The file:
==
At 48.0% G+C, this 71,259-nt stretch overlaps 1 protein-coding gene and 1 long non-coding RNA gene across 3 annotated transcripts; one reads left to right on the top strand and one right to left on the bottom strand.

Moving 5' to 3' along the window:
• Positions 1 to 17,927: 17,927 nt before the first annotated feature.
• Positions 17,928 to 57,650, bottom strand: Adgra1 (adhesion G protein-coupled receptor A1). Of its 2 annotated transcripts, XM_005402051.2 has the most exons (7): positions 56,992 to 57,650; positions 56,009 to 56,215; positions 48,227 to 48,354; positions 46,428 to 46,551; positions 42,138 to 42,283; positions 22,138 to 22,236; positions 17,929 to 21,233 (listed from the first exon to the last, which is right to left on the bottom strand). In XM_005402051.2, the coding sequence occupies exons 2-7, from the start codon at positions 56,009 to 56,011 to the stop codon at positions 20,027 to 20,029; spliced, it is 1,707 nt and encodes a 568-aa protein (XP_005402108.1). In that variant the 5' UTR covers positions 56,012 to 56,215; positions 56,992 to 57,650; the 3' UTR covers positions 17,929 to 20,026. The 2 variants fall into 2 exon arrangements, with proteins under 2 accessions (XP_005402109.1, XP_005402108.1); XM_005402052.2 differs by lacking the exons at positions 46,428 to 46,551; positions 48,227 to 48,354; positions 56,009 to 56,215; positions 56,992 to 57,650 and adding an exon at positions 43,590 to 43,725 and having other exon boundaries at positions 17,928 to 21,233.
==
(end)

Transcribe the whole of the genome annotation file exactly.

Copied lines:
At 48.0% G+C, this 71,259-nt stretch overlaps 1 protein-coding gene and 1 long non-coding RNA gene across 3 annotated transcripts; one reads left to right on the top strand and one right to left on the bottom strand.

Moving 5' to 3' along the window:
• Positions 1 to 17,927: 17,927 nt before the first annotated feature.
• Positions 17,928 to 57,650, bottom strand: Adgra1 (adhesion G protein-coupled receptor A1). Of its 2 annotated transcripts, XM_005402051.2 has the most exons (7): positions 56,992 to 57,650; positions 56,009 to 56,215; positions 48,227 to 48,354; positions 46,428 to 46,551; positions 42,138 to 42,283; positions 22,138 to 22,236; positions 17,929 to 21,233 (listed from the first exon to the last, which is right to left on the bottom strand). In XM_005402051.2, the coding sequence occupies exons 2-7, from the start codon at positions 56,009 to 56,011 to the stop codon at positions 20,027 to 20,029; spliced, it is 1,707 nt and encodes a 568-aa protein (XP_005402108.1). In that variant the 5' UTR covers positions 56,012 to 56,215; positions 56,992 to 57,650; the 3' UTR covers positions 17,929 to 20,026. The 2 variants fall into 2 exon arrangements, with proteins under 2 accessions (XP_005402109.1, XP_005402108.1); XM_005402052.2 differs by lacking the exons at positions 46,428 to 46,551; positions 48,227 to 48,354; positions 56,009 to 56,215; positions 56,992 to 57,650 and adding an exon at positions 43,590 to 43,725 and having other exon boundaries at positions 17,928 to 21,233.